Once the case went to trial, the evidence was overwhelming. Simmons had confessed to the murder, performed a videotaped reenactment at the crime scene, and there was testimony from Tessmer against him that showed premeditation (he discussed the plot in advance and later bragged about the crime). The jury returned a guilty verdict. Even considering mitigating factors (no criminal history, sympathy from Simmons' family, and most significantly for the later appeal, his age), the jury nonetheless recommended a death sentence, which the trial court imposed. Simmons first moved for the trial court to set aside the conviction and sentence, citing, in part, ineffective assistance of counsel. His age, and thus impulsiveness, along with a troubled background were brought up as issues that Simmons claimed should have been raised at the sentencing phase. The trial court rejected the motion, and Simmons appealed.

    The case worked its way up the court system, with the courts continuing to uphold the death sentence. However, in light of a 2002 U.S. Supreme Court ruling, in Atkins v. Virginia, 536 U.S. 304 (2002), that overturned the death penalty for the mentally retarded, Simmons filed a new petition for state post conviction relief, and the Supreme Court of Missouri concluded that "a national consensus has developed against the execution of juvenile offenders" and sentenced Simmons to life imprisonment without parole.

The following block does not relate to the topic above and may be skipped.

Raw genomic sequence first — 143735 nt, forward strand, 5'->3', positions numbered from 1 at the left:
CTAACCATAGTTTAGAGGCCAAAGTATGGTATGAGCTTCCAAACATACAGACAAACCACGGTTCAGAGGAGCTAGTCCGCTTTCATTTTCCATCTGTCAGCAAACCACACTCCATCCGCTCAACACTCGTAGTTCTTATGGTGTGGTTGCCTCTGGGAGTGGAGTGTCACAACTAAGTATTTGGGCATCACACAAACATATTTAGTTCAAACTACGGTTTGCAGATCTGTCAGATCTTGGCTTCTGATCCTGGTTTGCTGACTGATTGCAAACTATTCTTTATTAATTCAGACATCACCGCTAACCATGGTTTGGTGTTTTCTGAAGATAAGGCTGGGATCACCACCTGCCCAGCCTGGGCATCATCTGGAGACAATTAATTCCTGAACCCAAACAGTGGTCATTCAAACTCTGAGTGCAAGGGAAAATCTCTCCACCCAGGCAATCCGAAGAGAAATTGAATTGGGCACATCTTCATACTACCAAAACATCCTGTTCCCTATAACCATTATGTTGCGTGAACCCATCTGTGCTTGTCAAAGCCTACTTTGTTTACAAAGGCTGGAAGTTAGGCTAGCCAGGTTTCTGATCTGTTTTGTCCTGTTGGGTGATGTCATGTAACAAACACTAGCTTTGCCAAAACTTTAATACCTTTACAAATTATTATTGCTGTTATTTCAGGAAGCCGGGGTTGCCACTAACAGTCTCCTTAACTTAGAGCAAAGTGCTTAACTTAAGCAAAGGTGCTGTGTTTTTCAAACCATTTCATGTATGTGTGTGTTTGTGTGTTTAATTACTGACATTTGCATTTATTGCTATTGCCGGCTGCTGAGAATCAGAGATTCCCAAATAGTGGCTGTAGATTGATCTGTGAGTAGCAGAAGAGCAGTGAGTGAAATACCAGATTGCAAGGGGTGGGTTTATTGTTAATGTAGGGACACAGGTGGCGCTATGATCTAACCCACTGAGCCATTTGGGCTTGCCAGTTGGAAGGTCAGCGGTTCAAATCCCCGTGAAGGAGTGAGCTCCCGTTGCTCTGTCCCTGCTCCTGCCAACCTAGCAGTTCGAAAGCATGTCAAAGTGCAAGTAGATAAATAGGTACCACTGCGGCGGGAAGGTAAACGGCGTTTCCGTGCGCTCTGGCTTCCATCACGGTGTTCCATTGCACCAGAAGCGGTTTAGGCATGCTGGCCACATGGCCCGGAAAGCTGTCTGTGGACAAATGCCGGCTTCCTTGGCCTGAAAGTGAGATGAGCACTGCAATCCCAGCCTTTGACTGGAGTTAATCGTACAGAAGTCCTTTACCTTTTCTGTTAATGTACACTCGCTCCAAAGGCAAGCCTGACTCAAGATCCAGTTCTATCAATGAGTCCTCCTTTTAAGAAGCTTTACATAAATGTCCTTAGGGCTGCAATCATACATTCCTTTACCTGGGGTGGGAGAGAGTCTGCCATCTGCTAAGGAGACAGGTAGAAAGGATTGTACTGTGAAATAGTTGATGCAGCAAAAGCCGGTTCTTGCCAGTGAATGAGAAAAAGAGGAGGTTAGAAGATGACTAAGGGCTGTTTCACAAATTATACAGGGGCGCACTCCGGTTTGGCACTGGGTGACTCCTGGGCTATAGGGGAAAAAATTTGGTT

The State of Missouri appealed the decision to the U.S. Supreme Court, which agreed to hear the case. (Donald P. Roper, the Superintendent of the correctional facility where Simmons was held, was a part

  • 4 years ago

    Roper Vs Simmons

  • 4 years ago

    Why will have to there NOT be? Just like an grownup they made a alternative to take yet another lifestyles, frequently violently. If you're 17 or seventy seven you're responsible of homicide correct? Just when you consider that a child is 14 doesn't suggest he cannot kill someone. He is aware of correct from flawed, that is the one authorized culpability. did you undertand that your movements wre flawed? Almost all understand they have been flawed else they would not run, conceal and lie. How's that?